Lunges, Lawsuits, And Liability
The District of Columbia and its surrounding suburban areas are home to some of the nation’s most fit residents. As a whole, the folks living in the DMV (D.C., Maryland, and Virginia) region are fitter than the rest of the country. One would be hard-pressed to stroll through the bustling metro area without passing a jogger (or several) or a trendy, new fitness studio. The DMV hosts a plethora of yoga studios, Crossfit boxes, Barre classes, and traditional gyms. Whether this is due to the region’s temperate climate, pedestrian friendly neighborhoods, or the 5,850 fitness trainers and aerobics instructors is unclear. In many ways public transportation, bike shares, and every fitness class imaginable encourage residents to pursue their fitness ambitions. The problem unique to the fitness industry is the question of liability for personal injuries.
Who is Responsible?
In general the hiring of a personal fitness instructor comes with certain expectations from both the instructor and the patron. The customer expects that the instructor will teach him or her how to exercise to achieve certain goals and will pay for the lesson. The instructor expects that his or her instructions are followed and are paid for their services. The complications arise when the instructor pushes the patron too far, ignores a health concern, or leads the patron down a path that results in injury.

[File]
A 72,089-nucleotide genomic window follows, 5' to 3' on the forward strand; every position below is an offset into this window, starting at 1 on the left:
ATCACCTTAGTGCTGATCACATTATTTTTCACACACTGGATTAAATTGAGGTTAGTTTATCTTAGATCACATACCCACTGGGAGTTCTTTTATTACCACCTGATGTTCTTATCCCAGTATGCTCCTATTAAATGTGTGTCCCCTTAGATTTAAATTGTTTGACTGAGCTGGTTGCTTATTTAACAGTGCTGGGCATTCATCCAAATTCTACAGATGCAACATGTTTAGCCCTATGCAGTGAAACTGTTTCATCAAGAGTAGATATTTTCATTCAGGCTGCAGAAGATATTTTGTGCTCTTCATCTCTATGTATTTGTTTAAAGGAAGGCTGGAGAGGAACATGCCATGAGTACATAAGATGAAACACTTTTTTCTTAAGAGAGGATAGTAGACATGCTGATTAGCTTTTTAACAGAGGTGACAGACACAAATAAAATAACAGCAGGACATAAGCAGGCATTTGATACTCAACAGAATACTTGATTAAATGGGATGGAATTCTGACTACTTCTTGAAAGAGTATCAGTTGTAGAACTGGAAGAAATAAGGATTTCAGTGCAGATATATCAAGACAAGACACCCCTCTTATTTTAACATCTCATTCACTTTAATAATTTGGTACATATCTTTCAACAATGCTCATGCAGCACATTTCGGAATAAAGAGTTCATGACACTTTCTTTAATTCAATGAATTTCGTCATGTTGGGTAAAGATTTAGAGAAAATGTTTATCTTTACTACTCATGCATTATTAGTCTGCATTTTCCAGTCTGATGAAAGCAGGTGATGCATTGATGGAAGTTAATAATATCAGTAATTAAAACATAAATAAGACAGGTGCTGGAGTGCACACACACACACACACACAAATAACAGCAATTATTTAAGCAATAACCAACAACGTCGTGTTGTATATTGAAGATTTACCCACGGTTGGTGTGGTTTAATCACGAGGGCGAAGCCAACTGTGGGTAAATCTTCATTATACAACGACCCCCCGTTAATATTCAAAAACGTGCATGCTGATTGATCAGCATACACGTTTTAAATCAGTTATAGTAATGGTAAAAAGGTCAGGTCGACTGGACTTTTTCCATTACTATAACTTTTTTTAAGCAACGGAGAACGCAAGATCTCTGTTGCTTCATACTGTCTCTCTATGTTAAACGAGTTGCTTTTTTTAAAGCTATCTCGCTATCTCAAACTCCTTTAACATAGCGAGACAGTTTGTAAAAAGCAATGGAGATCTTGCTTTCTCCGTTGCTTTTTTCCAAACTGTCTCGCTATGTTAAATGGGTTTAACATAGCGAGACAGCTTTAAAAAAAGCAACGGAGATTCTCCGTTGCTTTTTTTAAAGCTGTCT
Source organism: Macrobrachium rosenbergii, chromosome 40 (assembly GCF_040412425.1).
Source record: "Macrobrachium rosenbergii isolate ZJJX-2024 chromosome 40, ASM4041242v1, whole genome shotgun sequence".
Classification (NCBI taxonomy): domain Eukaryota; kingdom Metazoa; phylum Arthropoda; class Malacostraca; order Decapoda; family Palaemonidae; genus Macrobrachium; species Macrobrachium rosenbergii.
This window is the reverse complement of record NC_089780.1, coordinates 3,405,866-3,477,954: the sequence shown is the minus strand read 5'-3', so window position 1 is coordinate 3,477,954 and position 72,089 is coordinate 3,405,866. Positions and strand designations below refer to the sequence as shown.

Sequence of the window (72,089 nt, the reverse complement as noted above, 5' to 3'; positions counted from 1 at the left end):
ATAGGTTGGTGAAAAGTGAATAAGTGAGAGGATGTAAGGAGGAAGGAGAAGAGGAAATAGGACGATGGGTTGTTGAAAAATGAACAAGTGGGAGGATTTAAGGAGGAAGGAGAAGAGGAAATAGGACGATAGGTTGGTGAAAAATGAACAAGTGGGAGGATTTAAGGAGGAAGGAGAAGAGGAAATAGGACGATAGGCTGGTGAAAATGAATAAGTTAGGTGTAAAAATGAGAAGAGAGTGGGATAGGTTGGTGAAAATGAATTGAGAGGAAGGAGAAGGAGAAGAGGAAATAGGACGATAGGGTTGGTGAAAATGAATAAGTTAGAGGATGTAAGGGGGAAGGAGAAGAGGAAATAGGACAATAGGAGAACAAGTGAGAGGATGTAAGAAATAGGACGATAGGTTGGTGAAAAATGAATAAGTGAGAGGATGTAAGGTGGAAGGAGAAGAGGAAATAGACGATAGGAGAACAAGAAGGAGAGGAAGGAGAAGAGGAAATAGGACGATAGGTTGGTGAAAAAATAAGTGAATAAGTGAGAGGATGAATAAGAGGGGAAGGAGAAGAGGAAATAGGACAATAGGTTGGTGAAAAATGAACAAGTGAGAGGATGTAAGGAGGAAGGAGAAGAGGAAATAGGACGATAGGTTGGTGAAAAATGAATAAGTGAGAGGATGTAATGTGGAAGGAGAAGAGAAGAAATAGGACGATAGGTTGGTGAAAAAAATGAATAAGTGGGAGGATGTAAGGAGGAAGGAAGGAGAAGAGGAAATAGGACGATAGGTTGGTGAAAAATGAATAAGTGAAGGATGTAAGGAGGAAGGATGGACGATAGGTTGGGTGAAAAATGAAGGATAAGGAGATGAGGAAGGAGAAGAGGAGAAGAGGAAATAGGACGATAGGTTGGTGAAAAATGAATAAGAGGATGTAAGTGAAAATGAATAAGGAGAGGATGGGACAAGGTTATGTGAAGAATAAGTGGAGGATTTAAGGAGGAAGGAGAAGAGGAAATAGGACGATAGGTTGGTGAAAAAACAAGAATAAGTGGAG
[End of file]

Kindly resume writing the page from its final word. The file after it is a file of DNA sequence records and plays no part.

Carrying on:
The matter is complicated by the problem of licensure. In the United States, there is no centralized certifying body for personal trainers or instructors. Private companies set their own standards and private gyms hire trainers based on the company’s standards. It was not until 2014 that Washington passed a law requiring that trainers register with the city. As Senora Simpson, the therapy board’s chairwoman stated while testifying before Washington’s city council, “Even used car dealers can be reported to someone when the clunker fails.”
Why Does this Matter?
The underlying problem is that few gym patrons consider what will happen if they are injured while striving towards their beach bodies. What if this injury results in a disability? What if it means they are unable to work? How will bills be paid? These concerns all revolve around the same issue of liability. If a patron has paid for an instructor’s services and the instructor carelessly leads them down the path of injury, is that instructor liable? If the answer is “yes,” who is responsible for that instructor’s actions? Would the answer change if the gym had hired the personal trainer knowing they had almost no training whatsoever? Considering the consequences of reckless workouts, these truly are important questions. The answer could mean the difference between a safe and healthy recovery or financial ruin. Washington has yet to determine the regulations for personal trainers, but the issue is certainly a matter of discussion.